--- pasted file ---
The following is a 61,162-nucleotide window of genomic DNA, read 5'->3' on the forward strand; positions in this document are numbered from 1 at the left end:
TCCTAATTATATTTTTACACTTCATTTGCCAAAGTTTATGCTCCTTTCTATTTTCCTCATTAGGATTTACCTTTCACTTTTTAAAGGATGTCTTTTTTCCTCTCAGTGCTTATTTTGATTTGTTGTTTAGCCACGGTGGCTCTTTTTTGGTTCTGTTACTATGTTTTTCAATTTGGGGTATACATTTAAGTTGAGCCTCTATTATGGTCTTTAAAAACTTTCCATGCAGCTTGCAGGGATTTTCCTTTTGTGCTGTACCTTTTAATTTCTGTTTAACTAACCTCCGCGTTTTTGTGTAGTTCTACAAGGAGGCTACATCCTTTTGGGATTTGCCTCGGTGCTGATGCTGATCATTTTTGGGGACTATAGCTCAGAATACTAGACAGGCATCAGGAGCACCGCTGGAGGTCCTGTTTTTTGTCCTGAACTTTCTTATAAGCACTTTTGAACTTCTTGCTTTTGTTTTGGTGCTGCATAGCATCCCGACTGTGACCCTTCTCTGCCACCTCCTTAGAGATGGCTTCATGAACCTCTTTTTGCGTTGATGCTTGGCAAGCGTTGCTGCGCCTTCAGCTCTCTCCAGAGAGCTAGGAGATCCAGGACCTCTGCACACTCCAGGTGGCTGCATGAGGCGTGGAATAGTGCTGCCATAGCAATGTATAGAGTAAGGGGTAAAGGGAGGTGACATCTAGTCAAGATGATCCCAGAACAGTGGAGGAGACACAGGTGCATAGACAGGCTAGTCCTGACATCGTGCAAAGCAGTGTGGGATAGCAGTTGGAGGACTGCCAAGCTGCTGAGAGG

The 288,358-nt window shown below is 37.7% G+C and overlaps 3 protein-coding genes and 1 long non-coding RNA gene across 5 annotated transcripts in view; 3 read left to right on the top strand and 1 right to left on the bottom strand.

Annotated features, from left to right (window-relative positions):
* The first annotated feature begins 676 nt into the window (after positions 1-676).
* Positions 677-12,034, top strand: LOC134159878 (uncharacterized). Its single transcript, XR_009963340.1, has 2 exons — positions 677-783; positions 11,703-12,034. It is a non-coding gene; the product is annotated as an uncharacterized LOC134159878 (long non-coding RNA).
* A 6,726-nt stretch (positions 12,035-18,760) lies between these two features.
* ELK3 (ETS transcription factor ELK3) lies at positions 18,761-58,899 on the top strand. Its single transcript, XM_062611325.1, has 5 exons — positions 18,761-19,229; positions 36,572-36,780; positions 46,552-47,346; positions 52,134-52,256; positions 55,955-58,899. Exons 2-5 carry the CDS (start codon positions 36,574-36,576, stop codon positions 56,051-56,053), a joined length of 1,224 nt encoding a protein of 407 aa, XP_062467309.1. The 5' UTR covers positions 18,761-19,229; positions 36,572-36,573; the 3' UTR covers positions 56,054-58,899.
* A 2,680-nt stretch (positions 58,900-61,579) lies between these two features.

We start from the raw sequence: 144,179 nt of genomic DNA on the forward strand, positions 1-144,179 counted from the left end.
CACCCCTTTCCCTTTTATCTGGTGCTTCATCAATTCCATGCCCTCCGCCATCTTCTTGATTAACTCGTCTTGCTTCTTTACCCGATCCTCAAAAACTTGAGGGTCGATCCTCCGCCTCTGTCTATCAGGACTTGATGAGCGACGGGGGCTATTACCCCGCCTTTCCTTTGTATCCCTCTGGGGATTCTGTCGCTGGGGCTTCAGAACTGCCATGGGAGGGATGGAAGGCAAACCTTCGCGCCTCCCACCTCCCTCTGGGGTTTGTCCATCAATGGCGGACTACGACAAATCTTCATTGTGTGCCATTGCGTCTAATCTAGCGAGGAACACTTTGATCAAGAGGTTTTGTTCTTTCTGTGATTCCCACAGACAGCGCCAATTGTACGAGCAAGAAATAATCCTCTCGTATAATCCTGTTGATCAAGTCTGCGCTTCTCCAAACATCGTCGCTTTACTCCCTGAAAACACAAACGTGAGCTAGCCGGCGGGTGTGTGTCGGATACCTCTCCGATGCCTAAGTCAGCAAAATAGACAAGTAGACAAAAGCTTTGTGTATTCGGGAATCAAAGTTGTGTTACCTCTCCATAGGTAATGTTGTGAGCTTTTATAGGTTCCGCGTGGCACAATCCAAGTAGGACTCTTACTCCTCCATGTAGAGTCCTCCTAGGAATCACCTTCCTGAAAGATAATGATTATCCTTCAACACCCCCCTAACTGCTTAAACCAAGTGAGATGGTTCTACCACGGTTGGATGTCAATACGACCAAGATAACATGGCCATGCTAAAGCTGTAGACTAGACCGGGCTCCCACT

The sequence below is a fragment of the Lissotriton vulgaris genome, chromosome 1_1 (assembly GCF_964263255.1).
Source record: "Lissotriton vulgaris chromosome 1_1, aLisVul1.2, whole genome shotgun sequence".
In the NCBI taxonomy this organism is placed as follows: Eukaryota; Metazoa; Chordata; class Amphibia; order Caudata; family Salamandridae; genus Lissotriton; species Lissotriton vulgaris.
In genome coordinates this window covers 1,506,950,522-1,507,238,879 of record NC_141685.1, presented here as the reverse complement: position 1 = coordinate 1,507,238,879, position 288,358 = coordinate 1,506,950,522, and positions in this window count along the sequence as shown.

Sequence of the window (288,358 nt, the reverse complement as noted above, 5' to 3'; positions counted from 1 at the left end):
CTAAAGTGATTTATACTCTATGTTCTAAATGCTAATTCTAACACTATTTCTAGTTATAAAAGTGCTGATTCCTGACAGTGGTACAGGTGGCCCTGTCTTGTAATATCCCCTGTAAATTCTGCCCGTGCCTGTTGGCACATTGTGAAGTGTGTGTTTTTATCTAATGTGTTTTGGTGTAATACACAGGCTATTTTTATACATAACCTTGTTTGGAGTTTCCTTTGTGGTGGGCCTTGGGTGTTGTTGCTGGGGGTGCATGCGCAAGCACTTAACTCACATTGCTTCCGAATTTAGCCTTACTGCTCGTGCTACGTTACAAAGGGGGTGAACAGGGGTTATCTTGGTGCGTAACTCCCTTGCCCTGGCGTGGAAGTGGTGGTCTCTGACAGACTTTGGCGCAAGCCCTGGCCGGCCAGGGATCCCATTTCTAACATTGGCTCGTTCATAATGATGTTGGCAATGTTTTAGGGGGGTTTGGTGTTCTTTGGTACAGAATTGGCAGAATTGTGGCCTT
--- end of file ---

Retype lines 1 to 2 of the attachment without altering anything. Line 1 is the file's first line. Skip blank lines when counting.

The following is a 61,162-nucleotide window of genomic DNA, read 5'->3' on the forward strand; positions in this document are numbered from 1 at the left end:
TCCTAATTATATTTTTACACTTCATTTGCCAAAGTTTATGCTCCTTTCTATTTTCCTCATTAGGATTTACCTTTCACTTTTTAAAGGATGTCTTTTTTCCTCTCAGTGCTTATTTTGATTTGTTGTTTAGCCACGGTGGCTCTTTTTTGGTTCTGTTACTATGTTTTTCAATTTGGGGTATACATTTAAGTTGAGCCTCTATTATGGTCTTTAAAAACTTTCCATGCAGCTTGCAGGGATTTTCCTTTTGTGCTGTACCTTTTAATTTCTGTTTAACTAACCTCCGCGTTTTTGTGTAGTTCTACAAGGAGGCTACATCCTTTTGGGATTTGCCTCGGTGCTGATGCTGATCATTTTTGGGGACTATAGCTCAGAATACTAGACAGGCATCAGGAGCACCGCTGGAGGTCCTGTTTTTTGTCCTGAACTTTCTTATAAGCACTTTTGAACTTCTTGCTTTTGTTTTGGTGCTGCATAGCATCCCGACTGTGACCCTTCTCTGCCACCTCCTTAGAGATGGCTTCATGAACCTCTTTTTGCGTTGATGCTTGGCAAGCGTTGCTGCGCCTTCAGCTCTCTCCAGAGAGCTAGGAGATCCAGGACCTCTGCACACTCCAGGTGGCTGCATGAGGCGTGGAATAGTGCTGCCATAGCAATGTATAGAGTAAGGGGTAAAGGGAGGTGACATCTAGTCAAGATGATCCCAGAACAGTGGAGGAGACACAGGTGCATAGACAGGCTAGTCCTGACATCGTGCAAAGCAGTGTGGGATAGCAGTTGGAGGACTGCCAAGCTGCTGAGAGG